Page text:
Blu-ray Review "White Zombie (1932)"

whitezombieActors: Bela Lugosi, Madge Bellamy
Directors: Victor Halperin
Rated: NR (Not Rated)
Studio: Kino Lorber
Release Date: January 29, 2013
Run Time: 69 minutes

Film: 3.5 out of 5 stars
Extras: 2.5 out of 5 stars

If you are a fan of zombies and shows like “The Walking Dead”, let me introduce you to “White Zombie”.  This is the film that started it all…the first zombie movie. This has influenced so many films over the last 80+ years. For the firs time, this film has been remastered in HD, thanks to Kino Classics! “White Zombie” has been released many times before on DVD and never looked like this at all.  Bela Lugosi, who is best known for playing Dracula, stars in this fan favorite with those mystical eyes of his. If you are a fan of this film, then this is the Blu-ray for you. Personally, this might not be Lugosi’s best film but it is certainly become a cult classic over the years and I recommend it highly on Blu-ray.

Official Premise: Along a desolate road in the Haitian mountains, a carriage bearing Neil Parker and Madeleine Short encounters a funeral in which the body is being buried in the road. Further down the road, the coach stops at the sight of a man of satanic appearance: six human shapes step forth, and the horrified driver shouts ”Zombies!”, signaling the first appearance of the living dead in American cinema. When first released, “White Zombie” occupies a deserved place beside “Dracula” and “Frankenstein” as one of the most eerie and interesting horror films of the 1930’s and remains a horror classic.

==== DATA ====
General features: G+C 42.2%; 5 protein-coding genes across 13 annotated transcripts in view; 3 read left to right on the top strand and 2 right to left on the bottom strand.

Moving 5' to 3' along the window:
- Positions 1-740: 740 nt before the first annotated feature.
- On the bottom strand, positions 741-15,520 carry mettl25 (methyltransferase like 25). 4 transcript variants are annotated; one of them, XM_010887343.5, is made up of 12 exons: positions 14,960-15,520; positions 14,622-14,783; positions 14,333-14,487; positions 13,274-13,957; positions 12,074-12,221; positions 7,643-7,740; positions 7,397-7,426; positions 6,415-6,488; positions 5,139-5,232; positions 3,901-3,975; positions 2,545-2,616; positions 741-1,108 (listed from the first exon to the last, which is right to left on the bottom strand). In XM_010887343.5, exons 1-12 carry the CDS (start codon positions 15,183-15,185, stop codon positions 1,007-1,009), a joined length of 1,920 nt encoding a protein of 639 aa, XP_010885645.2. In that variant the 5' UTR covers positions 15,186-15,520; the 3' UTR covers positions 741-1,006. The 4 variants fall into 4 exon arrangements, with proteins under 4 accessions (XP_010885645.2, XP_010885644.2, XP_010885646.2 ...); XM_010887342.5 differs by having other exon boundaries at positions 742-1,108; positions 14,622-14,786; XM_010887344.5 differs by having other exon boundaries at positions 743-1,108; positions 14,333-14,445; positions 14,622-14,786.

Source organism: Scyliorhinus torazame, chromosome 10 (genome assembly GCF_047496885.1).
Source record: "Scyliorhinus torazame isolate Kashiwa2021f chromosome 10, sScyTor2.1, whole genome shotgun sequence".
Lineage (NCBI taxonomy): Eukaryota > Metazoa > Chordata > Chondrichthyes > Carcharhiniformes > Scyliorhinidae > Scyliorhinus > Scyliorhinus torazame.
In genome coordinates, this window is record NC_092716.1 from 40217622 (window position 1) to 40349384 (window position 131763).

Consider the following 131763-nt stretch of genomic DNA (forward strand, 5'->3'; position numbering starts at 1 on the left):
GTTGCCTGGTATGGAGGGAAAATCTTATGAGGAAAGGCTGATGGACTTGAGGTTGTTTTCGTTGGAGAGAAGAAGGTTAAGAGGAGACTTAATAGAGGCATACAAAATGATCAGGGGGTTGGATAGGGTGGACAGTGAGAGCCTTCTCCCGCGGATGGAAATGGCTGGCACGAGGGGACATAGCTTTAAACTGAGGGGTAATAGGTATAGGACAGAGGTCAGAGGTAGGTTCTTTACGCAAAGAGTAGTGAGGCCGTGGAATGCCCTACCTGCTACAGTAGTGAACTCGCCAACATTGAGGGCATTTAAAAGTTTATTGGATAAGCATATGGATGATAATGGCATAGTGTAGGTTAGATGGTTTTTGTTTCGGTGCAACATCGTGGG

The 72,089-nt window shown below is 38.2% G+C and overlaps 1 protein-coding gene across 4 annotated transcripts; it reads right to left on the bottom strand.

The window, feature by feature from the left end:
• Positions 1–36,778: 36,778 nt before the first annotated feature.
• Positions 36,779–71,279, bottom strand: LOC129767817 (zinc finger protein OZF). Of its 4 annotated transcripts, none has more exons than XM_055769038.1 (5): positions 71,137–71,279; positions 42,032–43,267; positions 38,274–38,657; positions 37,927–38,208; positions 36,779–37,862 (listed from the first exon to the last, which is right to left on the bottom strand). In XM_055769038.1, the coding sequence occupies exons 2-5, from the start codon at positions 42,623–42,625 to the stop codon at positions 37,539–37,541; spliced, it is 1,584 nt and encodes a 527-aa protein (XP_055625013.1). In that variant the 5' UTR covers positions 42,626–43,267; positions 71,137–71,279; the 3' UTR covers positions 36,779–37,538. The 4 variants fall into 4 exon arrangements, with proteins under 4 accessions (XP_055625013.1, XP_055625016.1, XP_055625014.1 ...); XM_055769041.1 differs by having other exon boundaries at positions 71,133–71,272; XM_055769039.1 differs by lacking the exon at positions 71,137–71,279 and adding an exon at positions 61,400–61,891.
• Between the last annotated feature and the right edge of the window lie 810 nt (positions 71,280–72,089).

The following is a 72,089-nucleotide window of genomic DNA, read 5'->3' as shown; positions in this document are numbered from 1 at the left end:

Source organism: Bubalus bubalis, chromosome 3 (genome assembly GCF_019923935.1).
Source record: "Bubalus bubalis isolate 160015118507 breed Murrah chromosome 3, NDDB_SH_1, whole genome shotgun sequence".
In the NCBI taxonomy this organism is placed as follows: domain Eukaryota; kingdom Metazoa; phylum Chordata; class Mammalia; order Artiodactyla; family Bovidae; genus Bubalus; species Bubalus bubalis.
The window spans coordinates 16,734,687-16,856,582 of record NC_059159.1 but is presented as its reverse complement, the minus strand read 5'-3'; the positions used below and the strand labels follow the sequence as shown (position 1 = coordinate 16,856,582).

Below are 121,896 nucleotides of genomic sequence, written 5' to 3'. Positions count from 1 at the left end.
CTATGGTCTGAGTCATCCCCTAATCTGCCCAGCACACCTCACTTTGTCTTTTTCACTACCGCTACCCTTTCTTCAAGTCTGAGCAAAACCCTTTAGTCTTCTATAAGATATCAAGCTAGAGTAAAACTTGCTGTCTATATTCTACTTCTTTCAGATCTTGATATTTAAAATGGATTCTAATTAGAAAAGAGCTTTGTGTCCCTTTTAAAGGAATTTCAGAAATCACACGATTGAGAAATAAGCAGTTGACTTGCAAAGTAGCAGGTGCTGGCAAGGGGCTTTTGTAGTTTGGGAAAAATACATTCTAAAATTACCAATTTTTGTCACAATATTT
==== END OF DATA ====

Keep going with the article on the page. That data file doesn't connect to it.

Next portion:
Kino’s Blu-ray of “White Zombie” comes with two complete versions of the film.  Both versions have been taken from an original 35mm negative with a few missing scenes taken from a 16mm print. Both are presented in it’s original aspect ratio: 1.37:1. This Blu-ray doesn’t really blow you away with its presentation of this film and for a film that is 80+ years old it shows its age quite a bit.  Same goes for the Linear PCM 2.0 audio track, it is decent but nothing special. The special features are a bit of a let down with quantity not quality.  There is a commentary track with film historian Frank Thompson, worth checking out for some good zombie references.  There is a nice interview with Bela Lugosi, which was filmed during White Zombie’s production. Lastly, there is a trailer from the 1951 re-release.

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